Cosentry, a provider of data center services, also is courting younger students, hoping they’ll appear on the company’s doorstep as future job candidates. The Omaha-based company, which provides a full range of IT services to businesses — from hardware to software to cloud-based storage and data recovery services — recently visited Westside High School in Omaha.

There, Julie Lane, director of human resources and a Westside alum, talked about technology jobs with students in the technology program and invited them to visit Cosentry and job-shadow an employee.

“We’re not looking to hire any high school students,” Lane said. “We’re getting the younger generation to look at different career paths and to show them they can stay in Omaha and have a great job in Omaha.”

Cosentry also partners with the University of Nebraska at Omaha, Bellevue University, the Urban League of Nebraska and other institutions to fill open positions, including its Omaha call center and help desk, which employs about 70. The “name of the game is high retention,” Lane said. “That’s our biggest strategy.”

Mindset, based in Bellevue, offers coaching, consulting and training services to firms seeking to “build a culture that’s conducive to great talent,” said Blake Hoogeveen, the company’s co-owner.

“A company’s greatest asset is its existing staff. Training them to be both marketers and recruiters for the company is huge,” Hoogeveen said. “If you give someone a lukewarm response, you’ve missed a huge opportunity to do PR for your company.”

The firm typically begins its assessment with an anonymous online survey quizzing workers about their company’s culture. The results help Mindset “diagnose” the steps that be should taken to help to attract and retain employees.

Other companies are quick to point out that entry-level positions can be a gateway to a long and lucrative career.

Sitel, a provider of outsourced customer service, tells new hires that the company’s training programs are there to allow them “to work their way through the ranks,” said Demi Roseman, Omaha site director.

Pay at the Omaha call center starts at $9 an hour, but Sitel offers various bonus programs that can boost pay. The call center also is open to hiring “first-time jobbers,” Roseman said. “We are definitely willing to train.”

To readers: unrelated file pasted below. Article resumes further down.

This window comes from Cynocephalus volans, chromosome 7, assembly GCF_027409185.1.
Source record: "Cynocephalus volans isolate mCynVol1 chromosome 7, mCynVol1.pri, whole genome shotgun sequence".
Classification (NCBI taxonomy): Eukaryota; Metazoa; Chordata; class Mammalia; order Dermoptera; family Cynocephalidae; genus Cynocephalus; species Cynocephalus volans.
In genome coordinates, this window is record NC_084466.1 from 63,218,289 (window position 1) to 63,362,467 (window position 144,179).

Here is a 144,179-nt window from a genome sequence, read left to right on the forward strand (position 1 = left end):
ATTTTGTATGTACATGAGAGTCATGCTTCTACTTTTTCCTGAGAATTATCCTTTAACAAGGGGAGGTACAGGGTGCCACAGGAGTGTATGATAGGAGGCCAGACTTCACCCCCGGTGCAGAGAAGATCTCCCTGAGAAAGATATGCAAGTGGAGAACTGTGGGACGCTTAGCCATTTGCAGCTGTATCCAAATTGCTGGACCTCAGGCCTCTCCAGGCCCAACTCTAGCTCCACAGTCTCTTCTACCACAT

Many job seekers and currently employed workers are using the downtown library’s career center to boost their skill set, said Emily Getzschman, spokeswoman for the Omaha Public Library. The W. Dale Clark Library at 215 S. 15th St. conducts career workshops Wednesdays from 10 a.m. to 2 p.m. “We’re seeing a lot of people obtaining certificates of proficiency in technology from Photoshop to computer-aided design — they want to advance, ” Getzschman said.

Experts hope the nation’s newly created jobs will entice people who dropped out of the workforce during the Great Recession to return. Friday’s unemployment report showed employers in the last three months added the most jobs in 17 years, and wages were up in January the most in six years.

Tim Griggs, for one, says he’s open to hiring people with a sketchy work history or someone who hasn’t had a job for two or three years. Sonic’s biggest sales season — spring — is just around the corner, he said, and with workers in short supply, “I’ll take a big risk on somebody.”

Contact the writer: 402-444-1142, [email protected]

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Ugly Christmas Sweaters — KMTV/Morning Blend — 12/17/14

A collection of Ugly Christmas sweaters found at Goodwill were modeled by YouthBuild students and staff during KMTV’s Morning Blending Show on 12/17/14!

Topics of discussion during the 7+ minute segment included Goodwill’s selection of Ugly Christmas sweaters, new goods in the stores, YouthBuild, Work Opps, the Goodwill Card, donation sites, year-end donating and the new Goodwill web site!

http://www.jrn.com/kmtv/shows/the-morning-blend/video/Goodwill-Industries-285354351.html